September 26, 2014 — The U.S. infant mortality rate has improved but was still the fourth highest among 29 developed nations included in a CDC report released on Wednesday, the Los Angeles Times' "Science Now" reports (Kaplan, "Science Now," Los Angeles Times, 9/24).
For the report, the infant mortality rate was defined as the percentage of infants who were born alive but died prior to their first birthdays. The researchers compared 2010 U.S. infant mortality rates with European countries, as well Australia, Korea, Israel, Japan and New Zealand.
CDC found that the U.S. infant mortality rate had declined from 6.87 infant deaths per 1,000 live births in 2005 to a rate of 6.1 in 2010 (Haelle, HealthDay/U.S. News & World Report, 9/24). By comparison, the lowest 2010 rates identified in the study were 2.3 in Finland and Japan and 2.5 in Portugal and Sweden.
However, some countries did not report infant mortality rates for premature infants born at 22 or 23 weeks of gestation ("Science Now," Los Angeles Times, 9/24). When excluding such infant deaths from the data, researchers found that the U.S. infant mortality rank was 4.2 deaths per 1,000 live births, the ninth highest rate among countries that supplied infant mortality data for infants born at 22 or 23 weeks and about double the rates for Denmark, Finland and Sweden (Adams, CQ HealthBeat, 9/23).
Overall, the U.S. had the fifth-lowest rate for infants born after 24 to 27 weeks, the second-highest rate for infants born after 32 to 36 weeks, and the highest rate for infants born after at least 37 weeks, with 2.2 deaths per 1,000 live births.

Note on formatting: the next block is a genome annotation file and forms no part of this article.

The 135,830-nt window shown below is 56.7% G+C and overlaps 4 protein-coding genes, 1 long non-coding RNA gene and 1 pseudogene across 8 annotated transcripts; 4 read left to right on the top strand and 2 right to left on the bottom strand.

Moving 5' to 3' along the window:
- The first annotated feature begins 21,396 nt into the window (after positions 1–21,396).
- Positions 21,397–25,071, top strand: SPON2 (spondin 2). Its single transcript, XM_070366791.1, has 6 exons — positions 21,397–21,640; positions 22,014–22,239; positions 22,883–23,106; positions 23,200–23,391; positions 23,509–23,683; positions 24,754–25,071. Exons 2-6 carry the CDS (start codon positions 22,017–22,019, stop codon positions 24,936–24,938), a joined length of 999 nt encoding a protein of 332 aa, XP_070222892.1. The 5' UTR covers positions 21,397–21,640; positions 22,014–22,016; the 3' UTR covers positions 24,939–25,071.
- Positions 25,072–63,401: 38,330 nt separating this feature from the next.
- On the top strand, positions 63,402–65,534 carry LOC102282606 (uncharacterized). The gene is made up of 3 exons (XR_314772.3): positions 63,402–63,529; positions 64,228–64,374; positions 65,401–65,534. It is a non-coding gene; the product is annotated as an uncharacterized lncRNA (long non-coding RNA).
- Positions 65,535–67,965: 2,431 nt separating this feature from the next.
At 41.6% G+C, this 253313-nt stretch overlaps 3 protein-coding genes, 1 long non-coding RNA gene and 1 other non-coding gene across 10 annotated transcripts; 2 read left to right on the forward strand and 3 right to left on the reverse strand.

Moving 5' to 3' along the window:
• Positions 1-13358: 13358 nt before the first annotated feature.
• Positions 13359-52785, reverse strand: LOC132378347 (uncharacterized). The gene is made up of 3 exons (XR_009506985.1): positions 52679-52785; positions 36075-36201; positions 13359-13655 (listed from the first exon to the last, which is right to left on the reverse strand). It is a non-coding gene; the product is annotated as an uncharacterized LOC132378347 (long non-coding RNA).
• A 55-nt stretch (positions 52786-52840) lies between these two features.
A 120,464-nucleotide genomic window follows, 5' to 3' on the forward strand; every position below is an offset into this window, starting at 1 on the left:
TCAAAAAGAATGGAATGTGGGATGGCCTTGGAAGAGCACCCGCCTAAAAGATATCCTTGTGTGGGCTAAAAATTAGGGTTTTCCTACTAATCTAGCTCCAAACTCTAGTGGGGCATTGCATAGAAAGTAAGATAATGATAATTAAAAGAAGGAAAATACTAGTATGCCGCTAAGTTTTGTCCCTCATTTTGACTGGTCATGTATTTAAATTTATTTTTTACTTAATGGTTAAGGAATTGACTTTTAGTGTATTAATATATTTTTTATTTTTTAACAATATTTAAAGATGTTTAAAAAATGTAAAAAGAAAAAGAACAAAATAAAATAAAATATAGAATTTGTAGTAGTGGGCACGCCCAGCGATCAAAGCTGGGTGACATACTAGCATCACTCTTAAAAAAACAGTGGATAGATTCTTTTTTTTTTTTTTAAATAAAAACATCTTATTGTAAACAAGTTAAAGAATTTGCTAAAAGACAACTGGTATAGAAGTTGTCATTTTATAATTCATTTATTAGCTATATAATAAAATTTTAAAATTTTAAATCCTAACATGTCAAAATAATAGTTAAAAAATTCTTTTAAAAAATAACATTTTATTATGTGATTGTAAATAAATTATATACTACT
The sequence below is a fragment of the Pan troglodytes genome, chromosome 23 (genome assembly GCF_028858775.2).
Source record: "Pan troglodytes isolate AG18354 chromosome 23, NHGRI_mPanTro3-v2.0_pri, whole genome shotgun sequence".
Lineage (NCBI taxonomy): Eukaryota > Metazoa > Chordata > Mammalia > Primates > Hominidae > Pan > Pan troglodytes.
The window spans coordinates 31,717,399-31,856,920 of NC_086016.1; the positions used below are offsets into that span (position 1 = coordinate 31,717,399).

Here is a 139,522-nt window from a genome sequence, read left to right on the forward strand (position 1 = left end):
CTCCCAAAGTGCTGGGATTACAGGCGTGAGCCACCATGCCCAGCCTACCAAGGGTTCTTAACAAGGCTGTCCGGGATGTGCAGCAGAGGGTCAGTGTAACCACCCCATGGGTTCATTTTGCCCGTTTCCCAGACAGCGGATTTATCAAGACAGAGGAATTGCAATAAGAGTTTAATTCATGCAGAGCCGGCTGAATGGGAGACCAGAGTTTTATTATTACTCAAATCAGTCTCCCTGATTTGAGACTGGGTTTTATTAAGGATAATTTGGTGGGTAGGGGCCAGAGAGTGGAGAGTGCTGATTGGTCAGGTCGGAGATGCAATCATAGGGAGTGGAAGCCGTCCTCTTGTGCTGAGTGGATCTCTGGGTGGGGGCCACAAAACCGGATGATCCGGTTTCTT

Rates in Perspective
The researchers said that if the U.S. could reduce its mortality rate for infants born after at least 37 weeks to Sweden's rate of 1.1, the country's overall infant mortality rate could decline to 3.2, which would be equivalent to 4,100 fewer infant deaths annually.
In addition, CDC said that if the percentage of all births in the U.S. involving infants born preterm -- before 37 weeks -- declined from 9.8% to Sweden's rate of 5.8%, the U.S. infant mortality rate would decline to 3.4, which would be equivalent to 3,200 fewer infant deaths annually ("Science Now," Los Angeles Times, 9/24).
Contributors to U.S. Rates
Lead author Marian MacDorman said that while the researchers expected the U.S. to have a high preterm birth rate, the "higher infant mortality rate for full-term, big babies who should have really good survival prospects is not what we expected."
While noting that the report did not provide a reason for the findings, MacDorman suggested that they were the result of "social factors, such as [sudden infant death syndrome] and injuries," adding, "I don't think it's so much about health care but about the environment and raising a child."
Deborah Campbell -- a professor of clinical pediatrics at Albert Einstein College of Medicine who was not involved in the study -- said the relatively high infant mortality rate in the U.S. is the result of "significant gaps in access to and utilization of prenatal and preconception care." She added that black women and their infants, in particular, have had a higher risk of mortality as the result of issues such as discrimination, malnutrition and a lack of access to quality care (HealthDay/U.S. News & World Report, 9/24).